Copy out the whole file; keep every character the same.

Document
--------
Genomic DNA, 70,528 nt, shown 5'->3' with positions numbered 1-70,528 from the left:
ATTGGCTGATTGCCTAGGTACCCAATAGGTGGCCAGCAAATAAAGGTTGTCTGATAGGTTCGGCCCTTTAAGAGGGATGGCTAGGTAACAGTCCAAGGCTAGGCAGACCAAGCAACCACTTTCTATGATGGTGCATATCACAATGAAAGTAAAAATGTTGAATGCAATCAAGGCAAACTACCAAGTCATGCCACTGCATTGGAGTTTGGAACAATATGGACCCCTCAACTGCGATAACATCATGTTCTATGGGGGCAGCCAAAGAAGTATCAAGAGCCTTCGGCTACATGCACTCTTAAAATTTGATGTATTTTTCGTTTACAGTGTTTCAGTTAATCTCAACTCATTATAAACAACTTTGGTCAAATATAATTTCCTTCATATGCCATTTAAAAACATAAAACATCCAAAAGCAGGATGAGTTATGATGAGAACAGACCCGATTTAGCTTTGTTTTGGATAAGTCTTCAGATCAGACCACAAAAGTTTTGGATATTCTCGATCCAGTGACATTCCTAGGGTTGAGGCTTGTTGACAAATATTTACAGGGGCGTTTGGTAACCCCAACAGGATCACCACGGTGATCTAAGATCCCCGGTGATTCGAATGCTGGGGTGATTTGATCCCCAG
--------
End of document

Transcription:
Genomic DNA, 70,528 nt, shown 5'->3' with positions numbered 1-70,528 from the left:
ATTGGCTGATTGCCTAGGTACCCAATAGGTGGCCAGCAAATAAAGGTTGTCTGATAGGTTCGGCCCTTTAAGAGGGATGGCTAGGTAACAGTCCAAGGCTAGGCAGACCAAGCAACCACTTTCTATGATGGTGCATATCACAATGAAAGTAAAAATGTTGAATGCAATCAAGGCAAACTACCAAGTCATGCCACTGCATTGGAGTTTGGAACAATATGGACCCCTCAACTGCGATAACATCATGTTCTATGGGGGCAGCCAAAGAAGTATCAAGAGCCTTCGGCTACATGCACTCTTAAAATTTGATGTATTTTTCGTTTACAGTGTTTCAGTTAATCTCAACTCATTATAAACAACTTTGGTCAAATATAATTTCCTTCATATGCCATTTAAAAACATAAAACATCCAAAAGCAGGATGAGTTATGATGAGAACAGACCCGATTTAGCTTTGTTTTGGATAAGTCTTCAGATCAGACCACAAAAGTTTTGGATATTCTCGATCCAGTGACATTCCTAGGGTTGAGGCTTGTTGACAAATATTTACAGGGGCGTTTGGTAACCCCAACAGGATCACCACGGTGATCTAAGATCCCCGGTGATTCGAATGCTGGGGTGATTTGATCCCCAG